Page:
On Mill Avenue, so many businesses have come and gone in recent years that an Irish pub nearly two decades old now seems like a veteran of that street’s fast-changing landscape of dining and nightlife. Of course, 20 years or so is nothing compared to the age of many pubs actually located in Ireland, and it’s also a short time compared to the age of the historic Andre building, where the pub in question, Rula Bula, occupies two side-by-side storefronts just a block south of the Mill Avenue / Third Street light rail station in the heart of Downtown Tempe.
The dining room is in the space labeled “Boxty Restaurant,” but all customers should enter through the door under the yellow Rula Bula sign, regardless of whether the bar or the restaurant is the intended destination. Bike racks are located at several locations along Mill Avenue on the same block as the restaurant. Behind the pub, there’s a lively patio where happy hour and late night crowds gather since it’s the only place where smoking is permitted. This outdoor part of the restaurant is not always family friendly, but children are welcomed inside with their own menu.
Many traditional pubs are made of myriad small rooms that may have been added incrementally to the original structure over the years. Contemporary building codes make this difficult in Tempe, so Rula Bula suggests an authentic pub atmosphere with a big room designed to look like several smaller rooms. Variations in flooring, as well as partitions of wood and stained glass, break up the interior space. The furniture and even the bar itself were imported from Ireland. The Andre building’s original use as a saddlery is also reflected in the decor.
The bar features a variety of Irish and other beers on tap. Of course, Guinness takes center stage, and is available both on its own and also as a component in hybrids like black-and-tans. The draft selections include other favorites like Harp, as well American craft brews such as Bell’s Two Hearted Ale. Behind the bar, the pints are poured with the back-and-forth motions on the tap needed to create the right head on the beer. As alternatives to beer, there are nearly two dozen whiskeys, single malt scotches of both Speyside and Islands origins, and a reasonably good wine selection.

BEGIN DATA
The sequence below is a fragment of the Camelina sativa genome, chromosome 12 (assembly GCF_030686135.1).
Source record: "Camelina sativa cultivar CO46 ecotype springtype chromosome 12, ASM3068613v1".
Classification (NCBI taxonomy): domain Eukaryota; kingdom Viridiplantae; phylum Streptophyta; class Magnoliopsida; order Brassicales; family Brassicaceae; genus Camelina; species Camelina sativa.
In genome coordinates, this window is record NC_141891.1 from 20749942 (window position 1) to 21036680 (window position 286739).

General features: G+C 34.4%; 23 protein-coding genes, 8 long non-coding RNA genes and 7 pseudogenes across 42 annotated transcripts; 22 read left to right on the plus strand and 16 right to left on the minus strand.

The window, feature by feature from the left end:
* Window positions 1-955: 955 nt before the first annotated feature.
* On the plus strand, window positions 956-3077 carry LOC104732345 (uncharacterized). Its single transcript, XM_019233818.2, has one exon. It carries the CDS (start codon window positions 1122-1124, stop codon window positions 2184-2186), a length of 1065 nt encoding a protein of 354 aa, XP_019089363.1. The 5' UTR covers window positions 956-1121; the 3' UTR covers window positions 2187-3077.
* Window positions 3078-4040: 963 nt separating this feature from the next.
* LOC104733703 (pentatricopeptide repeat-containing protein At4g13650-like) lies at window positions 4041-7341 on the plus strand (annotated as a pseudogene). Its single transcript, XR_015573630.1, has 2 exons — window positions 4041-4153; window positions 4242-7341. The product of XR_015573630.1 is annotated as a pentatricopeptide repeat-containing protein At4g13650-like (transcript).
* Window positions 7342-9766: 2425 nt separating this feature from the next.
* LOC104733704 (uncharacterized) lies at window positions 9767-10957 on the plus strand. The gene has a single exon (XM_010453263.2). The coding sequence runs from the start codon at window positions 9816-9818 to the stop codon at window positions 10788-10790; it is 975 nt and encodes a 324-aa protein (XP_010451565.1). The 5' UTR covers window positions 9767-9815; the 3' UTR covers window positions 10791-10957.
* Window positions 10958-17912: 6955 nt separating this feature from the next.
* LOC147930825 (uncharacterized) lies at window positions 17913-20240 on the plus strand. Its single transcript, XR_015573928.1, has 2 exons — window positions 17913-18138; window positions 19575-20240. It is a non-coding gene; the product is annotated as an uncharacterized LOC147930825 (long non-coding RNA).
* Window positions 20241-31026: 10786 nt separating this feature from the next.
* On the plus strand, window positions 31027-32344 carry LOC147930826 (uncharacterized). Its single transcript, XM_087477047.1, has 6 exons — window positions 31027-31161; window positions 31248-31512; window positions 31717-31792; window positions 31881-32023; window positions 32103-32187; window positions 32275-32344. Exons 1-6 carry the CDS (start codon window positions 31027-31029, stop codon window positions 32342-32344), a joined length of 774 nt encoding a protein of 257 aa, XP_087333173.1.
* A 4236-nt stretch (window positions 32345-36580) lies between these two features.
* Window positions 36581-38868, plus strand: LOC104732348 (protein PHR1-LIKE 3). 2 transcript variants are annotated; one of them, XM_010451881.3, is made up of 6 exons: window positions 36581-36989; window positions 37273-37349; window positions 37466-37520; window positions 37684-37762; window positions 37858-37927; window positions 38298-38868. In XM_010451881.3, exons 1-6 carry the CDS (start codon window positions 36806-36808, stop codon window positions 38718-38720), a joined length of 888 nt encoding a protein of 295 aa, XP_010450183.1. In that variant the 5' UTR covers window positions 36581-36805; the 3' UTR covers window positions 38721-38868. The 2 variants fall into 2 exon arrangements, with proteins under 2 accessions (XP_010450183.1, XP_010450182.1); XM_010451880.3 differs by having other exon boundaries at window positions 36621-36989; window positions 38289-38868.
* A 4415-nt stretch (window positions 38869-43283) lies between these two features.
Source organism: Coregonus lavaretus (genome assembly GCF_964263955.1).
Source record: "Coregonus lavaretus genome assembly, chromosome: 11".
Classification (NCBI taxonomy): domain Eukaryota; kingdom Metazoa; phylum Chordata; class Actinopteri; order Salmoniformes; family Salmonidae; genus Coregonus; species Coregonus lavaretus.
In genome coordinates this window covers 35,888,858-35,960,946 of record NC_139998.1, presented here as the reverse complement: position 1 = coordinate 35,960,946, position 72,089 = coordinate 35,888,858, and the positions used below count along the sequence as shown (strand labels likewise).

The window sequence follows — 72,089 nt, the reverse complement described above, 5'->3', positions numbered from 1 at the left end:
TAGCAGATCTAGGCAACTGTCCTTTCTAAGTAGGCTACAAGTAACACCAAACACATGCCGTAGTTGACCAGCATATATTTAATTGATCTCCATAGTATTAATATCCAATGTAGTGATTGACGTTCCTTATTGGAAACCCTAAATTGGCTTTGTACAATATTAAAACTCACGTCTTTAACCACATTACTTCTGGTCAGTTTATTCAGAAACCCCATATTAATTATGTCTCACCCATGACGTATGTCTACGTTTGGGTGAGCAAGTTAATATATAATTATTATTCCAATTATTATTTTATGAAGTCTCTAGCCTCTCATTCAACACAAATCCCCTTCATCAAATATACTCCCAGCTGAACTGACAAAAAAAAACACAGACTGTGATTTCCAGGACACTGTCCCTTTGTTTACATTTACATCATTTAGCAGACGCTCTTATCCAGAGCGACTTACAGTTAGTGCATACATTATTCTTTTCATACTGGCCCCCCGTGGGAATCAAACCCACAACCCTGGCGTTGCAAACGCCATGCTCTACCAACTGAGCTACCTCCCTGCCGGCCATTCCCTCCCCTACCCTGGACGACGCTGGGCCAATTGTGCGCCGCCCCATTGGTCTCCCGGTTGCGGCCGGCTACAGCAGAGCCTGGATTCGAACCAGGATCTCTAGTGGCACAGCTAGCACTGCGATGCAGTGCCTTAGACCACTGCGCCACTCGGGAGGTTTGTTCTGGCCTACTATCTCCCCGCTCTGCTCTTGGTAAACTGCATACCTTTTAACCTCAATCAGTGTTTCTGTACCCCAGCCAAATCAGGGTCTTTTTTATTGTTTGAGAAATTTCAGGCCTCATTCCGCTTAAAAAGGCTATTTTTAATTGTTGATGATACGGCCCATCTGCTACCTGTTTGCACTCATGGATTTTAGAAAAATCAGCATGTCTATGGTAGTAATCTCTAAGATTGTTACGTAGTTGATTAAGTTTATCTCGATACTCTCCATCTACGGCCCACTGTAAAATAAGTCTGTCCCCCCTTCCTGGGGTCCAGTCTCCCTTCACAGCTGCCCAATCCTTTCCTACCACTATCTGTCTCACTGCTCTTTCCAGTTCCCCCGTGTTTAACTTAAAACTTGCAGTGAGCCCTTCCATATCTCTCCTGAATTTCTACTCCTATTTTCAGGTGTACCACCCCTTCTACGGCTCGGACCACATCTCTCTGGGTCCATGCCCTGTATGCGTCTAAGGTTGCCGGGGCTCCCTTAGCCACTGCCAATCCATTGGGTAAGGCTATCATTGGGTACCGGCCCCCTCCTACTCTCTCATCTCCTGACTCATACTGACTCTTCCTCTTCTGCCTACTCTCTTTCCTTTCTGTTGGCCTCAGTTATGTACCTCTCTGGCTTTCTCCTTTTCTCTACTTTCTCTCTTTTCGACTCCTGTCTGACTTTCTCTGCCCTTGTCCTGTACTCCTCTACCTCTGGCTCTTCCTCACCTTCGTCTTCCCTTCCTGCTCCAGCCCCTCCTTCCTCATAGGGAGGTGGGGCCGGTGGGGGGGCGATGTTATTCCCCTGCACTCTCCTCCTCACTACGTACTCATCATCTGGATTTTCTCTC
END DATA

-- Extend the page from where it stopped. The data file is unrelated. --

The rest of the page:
The food menu is by no means 100% authentic Irish; avocado toast, for example, is not part of the pub tradition, but at least it’s green. Nevertheless, the majority of menu items bear at least some resemblance to traditional pub food. That means fish and chips, available in both lunch and dinner portions, above all else. The fried fish is moist but not overly greasy, the chips are round rather than French fries, and the usual condiments, Heinz ketchup and malt vinegar, adorn every table. A combination of both fried fish and shrimp with chips is also available.
Lighter seafood options include steamed mussels in a sauce of white wine and cream with baguette on the side and grilled rosemary salmon. In a nod to a decidedly non-Irish heritage grain, quinoa plays the role of side dish to the salmon. The role was previously filled by boiled red potatoes. Quinoa also appears in a seemingly ubiquitous salad with kale. Of course, contemporary restaurants in Dublin have shown plenty of interest in so-called “superfoods,” so the choice isn’t really alien to Ireland, even if it’s outside the realm of traditional pub food.
After some forays into contemporary foods, the menu returns to pub traditions from Ireland and the British Isles. The menu includes bangers and mash, a dish of sausage and potatoes; boxty, a sort of folded potato pancake encasing a meat filling; and shepherd’s pie, available in both meat and vegetarian versions. In a concession to American tastes, however, beef is used instead of lamb in the shepherd’s pie. Lamb is available, though, in a stew that features tender chunks of the meat with root vegetables. Served with a side dish and the restaurant’s dark bread, it’s a hearty entree.
Likewise, the Guinness beef in a pastry shell is another satisfying preparation in which red meat benefits from braising in a flavorful sauce. Corned beef, lean and sliced thin, is featured on a platter of its own or as the filling between slices of rye on the sandwich section of the menu. Both a straightforward corned beef sandwich and a Reuben coexist there with burgers, a chicken sandwich, and a meatless Ploughman’s Veggie Sandwich. These are all accompanied by a side dish, ranging from spicy shoestring fries to Brussels sprouts with apples to a daily vegetable.
For dessert, the bread pudding, enlivened with a sauce of Jameson’s whiskey, is a good place to start. The regular portion is big enough for two or more, but a merciful half portion is ideal for the solo diner or the lunch customer wishing to enjoy a sweet taste without an afternoon food coma. The apple crumble is an equally appealing choice, but make sure to have at least one person to share the enormous portion with and to order it with a scoop of ice cream to create contrast between the smooth, soothing vanilla and the crusty, piping hot oat-based crust.
The pub is open seven days a week for lunch and dinner with Wednesdays featuring the inevitable trivia contest that all pubs seem to offer. There are also late night and Sunday brunch menus. As expected, the former is a subset of the standard menu, while the latter adds some choices not found during the week. Pubs are generally thought of as old institutions, and in one of the oldest buildings in Tempe, two decades of operation seems to have anchored Rula Bula in an environment where so many trends and businesses arrive and depart after only a few years.
401 S. Mill Ave., Tempe AZ 85281
Mill Avenue / Third Street Station